Of course, then you put pickled onions on top, and I am in heaven. The bread was grilled with just enough bitter char which was cut by the fatty Herring butter. Then the sweet and tangy pickled onion tied the entire package together. I could not complain about this dish. I would not ask for it in another form. This was a safe flavor combination. However, it isn't done enough. I am sure now it is a different story, but when I had this meal originally. I know I did not see flavor combinations like this at other restaurants in Seattle.

Broccolini and Anchoaide
The second small plate came out. Broccolini and Anchoaide. I was very excited about this combination. I recall having to make anchoaide at my first restaurant gig. You take roasted garlic, anchovies, bread and a little olive oil. Then you blend it all together using a food processor until it is super smooth. The flavor of garlic and anchovies together, you can take a spoon to it. Put that on bread alone and call it an award winning dish. Paired with a vegetable like broccolini, it really has a chance to shine. Combine the bitter, grilled Broccolini with the salty, some what sweet garlic puree. If you open the Flavor Bible, you know those two items are right next to each other. The best part is, they are not creating a crazy new flavor combination. However, they are still creating a dish we don't see enough in the northwest. Putting a roasted garlic and anchovy flavored sauce next to Broccolini is not rocket science. It does not require 20 years of experience in cooking to know that it tastes good.  It was the perfect accent on a simple dish. Like the diacritical that sits above a Latin "a". It elevated the dish.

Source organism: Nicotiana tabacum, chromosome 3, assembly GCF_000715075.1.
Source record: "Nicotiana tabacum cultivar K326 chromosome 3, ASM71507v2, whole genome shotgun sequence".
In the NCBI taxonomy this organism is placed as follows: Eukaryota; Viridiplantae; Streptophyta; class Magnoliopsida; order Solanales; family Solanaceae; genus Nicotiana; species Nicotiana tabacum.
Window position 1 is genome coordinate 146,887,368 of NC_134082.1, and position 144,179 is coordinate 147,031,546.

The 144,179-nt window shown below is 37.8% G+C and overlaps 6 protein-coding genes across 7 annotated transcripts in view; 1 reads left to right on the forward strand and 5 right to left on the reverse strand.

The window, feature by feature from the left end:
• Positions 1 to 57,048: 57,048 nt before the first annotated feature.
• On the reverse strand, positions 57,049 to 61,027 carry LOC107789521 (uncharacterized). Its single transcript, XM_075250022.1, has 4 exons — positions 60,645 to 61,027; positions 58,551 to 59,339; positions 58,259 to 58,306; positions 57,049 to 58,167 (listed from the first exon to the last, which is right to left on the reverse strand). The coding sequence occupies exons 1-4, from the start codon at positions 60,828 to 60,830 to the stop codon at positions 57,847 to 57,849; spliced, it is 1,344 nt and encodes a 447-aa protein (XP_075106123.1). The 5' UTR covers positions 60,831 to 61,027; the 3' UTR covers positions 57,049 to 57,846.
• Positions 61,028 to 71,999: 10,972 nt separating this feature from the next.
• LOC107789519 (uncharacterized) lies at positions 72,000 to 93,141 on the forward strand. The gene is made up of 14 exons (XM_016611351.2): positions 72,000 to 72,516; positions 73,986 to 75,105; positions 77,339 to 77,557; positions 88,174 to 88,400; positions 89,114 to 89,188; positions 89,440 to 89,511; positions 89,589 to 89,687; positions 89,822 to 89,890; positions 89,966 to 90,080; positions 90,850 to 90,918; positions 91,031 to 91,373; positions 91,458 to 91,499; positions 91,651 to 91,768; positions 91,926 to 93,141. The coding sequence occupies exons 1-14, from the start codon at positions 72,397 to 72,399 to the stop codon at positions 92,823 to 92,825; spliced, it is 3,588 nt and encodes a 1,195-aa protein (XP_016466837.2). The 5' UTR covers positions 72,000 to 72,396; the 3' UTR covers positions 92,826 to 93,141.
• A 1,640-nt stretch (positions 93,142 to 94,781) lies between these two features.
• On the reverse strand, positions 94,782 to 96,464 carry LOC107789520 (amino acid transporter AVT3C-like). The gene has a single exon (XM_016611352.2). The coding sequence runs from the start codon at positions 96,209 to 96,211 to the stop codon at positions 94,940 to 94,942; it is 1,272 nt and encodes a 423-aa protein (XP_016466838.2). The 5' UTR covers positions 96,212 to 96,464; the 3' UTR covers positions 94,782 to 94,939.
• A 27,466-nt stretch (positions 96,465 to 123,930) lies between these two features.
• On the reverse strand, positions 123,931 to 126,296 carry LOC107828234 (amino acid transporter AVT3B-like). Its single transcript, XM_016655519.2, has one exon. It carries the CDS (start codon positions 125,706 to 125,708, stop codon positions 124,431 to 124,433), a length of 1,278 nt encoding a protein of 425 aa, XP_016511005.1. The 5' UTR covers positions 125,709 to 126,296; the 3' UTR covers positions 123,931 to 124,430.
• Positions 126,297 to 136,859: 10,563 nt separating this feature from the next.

Burrata and Radish